Great River Bluffs State Park
|Great River Bluffs State Park|
|Minnesota State Park|
The Mississippi River from Great River Bluffs State Park
|- elevation||1,270 ft (387 m) |
|Area||3,067 acres (1,241 ha)|
|Management||Minnesota Department of Natural Resources|
Great River Bluffs State Park is a state park of Minnesota, United States, on the Mississippi River southeast of Winona. Originally known as O. L. Kipp State Park, it was renamed in the late 1990s to describe better its resources. The park preserves steep-sided bluffs rising 500 feet (150 m) above the river and the narrow valleys between them, which support rare and fragile plant communities. Two of the bluffs have received further protection under the Minnesota Scientific and Natural Areas program, which are known as King's and Queen's Bluff Scientific and Natural Area.
The region lies on sedimentary rock layers deposited on the floor of a shallow sea 500 million years ago. The lower, older layer is sandstone overlain by more recent dolomite rock. Much later a deep channel was carved into this stone by the ancient Mississippi River, which 10,000 years ago was greatly swollen from the melting glaciers to the north. The softer sandstone was eroded more easily, undercutting the dolomite on both banks of the river. The dolomite fractured off along vertical joints, leaving sheer rock faces still visible today. Side streams flowing into the Mississippi cut gullies into the river banks, creating a series of bluffs capped with erosion-resistant dolomite. Located in the Driftless Region of southeast Minnesota, the area was missed by the most recent Wisconsonian glaciation, and therefore is a region of deep river valleys dissecting the upland plains.
In the 1960s a state park was envisioned on the Mississippi river bluffs in the proximity of a highway bridge which carried many westbound travelers into Minnesota. Legislation authorizing a 1,350-acre (546 ha) park was passed in 1963. The layout was a long, narrow strip along the blufftops between La Crescent and Dresbach, sandwiched between U.S. Route 61 at the foot of the bluffs and a county road atop them. To befit a roadside park, the state highway department was asked to provide a name. They suggested O. L. Kipp State Park after Orin Lansing Kipp, who had worked for them from 1916 to 1955 and helped establish the Minnesota state highway system. However, when the state contacted the current private owners of the designated land, they proved unwilling to sell their river views, and none of the property was ever acquired.
However an alternative property to the north appeared which was both better shaped and already owned by the state. The Minnesota Department of Natural Resources' Division of Forestry had been buying up lots in the region since 1962 for what was to become the Richard J. Dorer Memorial Hardwood State Forest. Legislation in 1971 transferred 1,073 acres (434 ha) from the forestry division to the parks division, and O. L. Kipp State Park finally came into being. Development of the modest recreational facilities was slow, and the park officially opened to the public in 1976.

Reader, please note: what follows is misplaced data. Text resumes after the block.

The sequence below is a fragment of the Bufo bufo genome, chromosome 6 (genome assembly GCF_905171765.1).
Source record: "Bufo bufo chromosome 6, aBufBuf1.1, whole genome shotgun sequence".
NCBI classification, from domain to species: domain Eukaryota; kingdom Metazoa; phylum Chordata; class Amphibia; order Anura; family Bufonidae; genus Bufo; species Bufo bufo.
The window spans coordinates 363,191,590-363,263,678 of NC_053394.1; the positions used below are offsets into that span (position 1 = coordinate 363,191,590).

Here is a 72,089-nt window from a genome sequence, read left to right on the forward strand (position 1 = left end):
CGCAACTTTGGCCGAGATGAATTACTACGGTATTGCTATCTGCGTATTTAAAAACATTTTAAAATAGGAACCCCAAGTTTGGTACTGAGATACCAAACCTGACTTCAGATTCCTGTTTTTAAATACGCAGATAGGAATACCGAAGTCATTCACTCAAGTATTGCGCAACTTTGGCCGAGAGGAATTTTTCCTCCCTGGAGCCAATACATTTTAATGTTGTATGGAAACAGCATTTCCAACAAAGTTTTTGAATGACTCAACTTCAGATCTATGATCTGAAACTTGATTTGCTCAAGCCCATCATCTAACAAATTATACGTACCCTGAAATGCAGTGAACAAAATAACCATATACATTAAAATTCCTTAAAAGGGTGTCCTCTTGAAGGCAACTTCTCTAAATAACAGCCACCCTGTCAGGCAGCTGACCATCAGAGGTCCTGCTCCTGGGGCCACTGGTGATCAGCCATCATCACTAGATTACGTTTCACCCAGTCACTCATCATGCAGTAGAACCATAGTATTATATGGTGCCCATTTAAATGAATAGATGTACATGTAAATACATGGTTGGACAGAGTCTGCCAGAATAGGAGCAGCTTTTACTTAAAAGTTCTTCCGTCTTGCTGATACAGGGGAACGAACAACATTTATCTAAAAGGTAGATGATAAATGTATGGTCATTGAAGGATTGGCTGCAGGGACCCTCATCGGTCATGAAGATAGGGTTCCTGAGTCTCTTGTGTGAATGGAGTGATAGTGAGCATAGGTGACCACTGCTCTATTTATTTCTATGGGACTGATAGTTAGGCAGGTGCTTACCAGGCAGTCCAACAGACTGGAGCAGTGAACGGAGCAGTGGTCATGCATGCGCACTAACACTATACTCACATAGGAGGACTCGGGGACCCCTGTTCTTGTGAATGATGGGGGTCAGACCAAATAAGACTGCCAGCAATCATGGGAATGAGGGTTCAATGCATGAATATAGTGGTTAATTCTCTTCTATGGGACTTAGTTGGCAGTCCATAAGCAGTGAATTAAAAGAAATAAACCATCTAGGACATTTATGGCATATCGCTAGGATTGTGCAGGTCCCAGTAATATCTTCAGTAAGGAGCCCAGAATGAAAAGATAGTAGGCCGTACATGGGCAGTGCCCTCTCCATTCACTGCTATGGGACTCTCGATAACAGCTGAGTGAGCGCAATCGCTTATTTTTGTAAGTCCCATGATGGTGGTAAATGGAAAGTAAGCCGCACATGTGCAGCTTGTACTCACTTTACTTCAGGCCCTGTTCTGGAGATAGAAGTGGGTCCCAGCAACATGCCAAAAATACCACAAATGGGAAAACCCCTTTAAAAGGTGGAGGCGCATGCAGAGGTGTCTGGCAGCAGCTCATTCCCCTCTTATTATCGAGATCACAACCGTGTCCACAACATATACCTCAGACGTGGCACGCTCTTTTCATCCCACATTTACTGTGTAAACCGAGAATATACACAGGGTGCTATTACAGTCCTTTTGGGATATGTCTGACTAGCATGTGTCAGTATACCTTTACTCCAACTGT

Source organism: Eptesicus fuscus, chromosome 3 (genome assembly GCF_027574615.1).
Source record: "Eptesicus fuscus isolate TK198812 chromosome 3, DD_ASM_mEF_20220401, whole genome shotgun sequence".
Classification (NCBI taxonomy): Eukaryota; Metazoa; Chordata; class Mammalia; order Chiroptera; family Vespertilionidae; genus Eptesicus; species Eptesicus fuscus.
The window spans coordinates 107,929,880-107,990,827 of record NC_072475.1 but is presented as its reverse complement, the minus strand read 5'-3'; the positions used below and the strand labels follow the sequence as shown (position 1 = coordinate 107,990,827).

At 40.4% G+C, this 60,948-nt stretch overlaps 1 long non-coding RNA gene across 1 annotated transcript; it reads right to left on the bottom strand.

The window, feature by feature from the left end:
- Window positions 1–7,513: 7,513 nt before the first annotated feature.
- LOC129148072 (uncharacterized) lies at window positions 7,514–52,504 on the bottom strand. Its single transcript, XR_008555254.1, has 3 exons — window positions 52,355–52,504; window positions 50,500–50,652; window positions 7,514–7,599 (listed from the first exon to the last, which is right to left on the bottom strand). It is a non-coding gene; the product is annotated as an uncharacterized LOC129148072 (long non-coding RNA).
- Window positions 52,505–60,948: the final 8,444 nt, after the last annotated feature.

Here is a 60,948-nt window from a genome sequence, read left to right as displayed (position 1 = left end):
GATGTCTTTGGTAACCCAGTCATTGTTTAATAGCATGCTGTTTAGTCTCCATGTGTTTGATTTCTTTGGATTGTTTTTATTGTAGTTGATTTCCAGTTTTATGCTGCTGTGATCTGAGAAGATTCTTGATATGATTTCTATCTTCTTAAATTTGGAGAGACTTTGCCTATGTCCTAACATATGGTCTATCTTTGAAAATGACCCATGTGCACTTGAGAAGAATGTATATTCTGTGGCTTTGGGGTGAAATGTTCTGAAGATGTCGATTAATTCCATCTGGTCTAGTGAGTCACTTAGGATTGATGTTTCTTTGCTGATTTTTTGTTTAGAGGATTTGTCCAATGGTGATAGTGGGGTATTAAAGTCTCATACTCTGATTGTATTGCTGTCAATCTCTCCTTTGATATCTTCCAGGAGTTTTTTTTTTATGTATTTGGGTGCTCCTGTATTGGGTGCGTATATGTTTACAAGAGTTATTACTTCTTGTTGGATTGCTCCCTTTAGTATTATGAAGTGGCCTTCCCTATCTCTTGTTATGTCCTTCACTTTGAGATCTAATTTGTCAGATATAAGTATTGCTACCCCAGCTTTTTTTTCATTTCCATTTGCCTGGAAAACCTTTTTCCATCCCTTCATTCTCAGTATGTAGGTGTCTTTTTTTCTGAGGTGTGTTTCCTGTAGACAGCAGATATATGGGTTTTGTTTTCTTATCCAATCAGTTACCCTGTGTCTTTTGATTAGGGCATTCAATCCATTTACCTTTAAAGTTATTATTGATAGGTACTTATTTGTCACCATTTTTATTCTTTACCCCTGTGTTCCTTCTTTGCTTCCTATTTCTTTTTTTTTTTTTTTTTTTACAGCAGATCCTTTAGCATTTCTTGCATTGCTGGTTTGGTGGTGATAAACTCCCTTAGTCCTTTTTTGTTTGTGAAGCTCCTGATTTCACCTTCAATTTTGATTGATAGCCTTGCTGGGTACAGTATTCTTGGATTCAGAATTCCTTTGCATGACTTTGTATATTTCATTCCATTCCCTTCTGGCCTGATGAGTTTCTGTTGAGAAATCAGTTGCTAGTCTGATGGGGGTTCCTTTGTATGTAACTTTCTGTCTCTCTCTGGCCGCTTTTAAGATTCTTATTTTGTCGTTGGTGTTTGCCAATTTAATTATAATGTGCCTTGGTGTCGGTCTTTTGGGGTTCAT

Flora and fauna
European settlers had cleared much of the land for farming, but this led to significant erosion on the steep slopes. The state forestry division had been planting nonnative as well as native trees to curtail the erosion and produce harvestable timber. Under the Division of Parks and Recreation, the plantations of nonnatives like red pine went against the policy of restoring a natural habitat. As a compromise, the nonnative trees are being harvested as they reach maturity and are being replaced with more appropriate vegetation.
High up on the sides of several bluffs are rare habitats called goat prairies by locals, because they are so steep it would seem only goats could graze on them. These patches of prairie grow only on slopes between 40 and 50 degrees which face south to southwest. This orientation catches prodigious amounts of sunlight, which in winter means the ground thaws daily and freezes nightly, retarding the establishment of any woody plants.
The park also contains a relict stand of northern white cedar on Queen's Bluff, well south of its normal distribution. It arose during glacial periods and survived the subsequent warming of the local climate.
Development in the park was limited by the steep terrain and fragile habitats. Thus the roads and trails snake along the ridgetops and are fairly level despite the varied topography. The King's Bluff Nature Trail leads out onto King's Bluff (although the far tip is still privately owned). Other short trails lead out to viewpoints, some of the Mississippi River and Wisconsin shore, and some to goat prairies overlooking a narrow valley. Queen's Bluff and certain other areas of the park are off-limits except for research, due to the rare plants and treacherous slopes (in 1976 an early visitor fell to her death from Queen's Bluff). There is a picnic area whose tables are screened from each other by trees. The campground features 31 sites and a restroom with showers and flush toilets. The separate group camp can host up to 80 tenters. There is also a 5-site campground at the base of the bluffs for bicyclists traveling the Great River Road.
- Meyer, Roy W. Everyone's Country Estate: A History of Minnesota's State Parks. Minnesota Historical Society Press: St. Paul, 1991.
- Minnesota Department of Natural Resources. Great River Bluffs State Park signage, brochures, and website.
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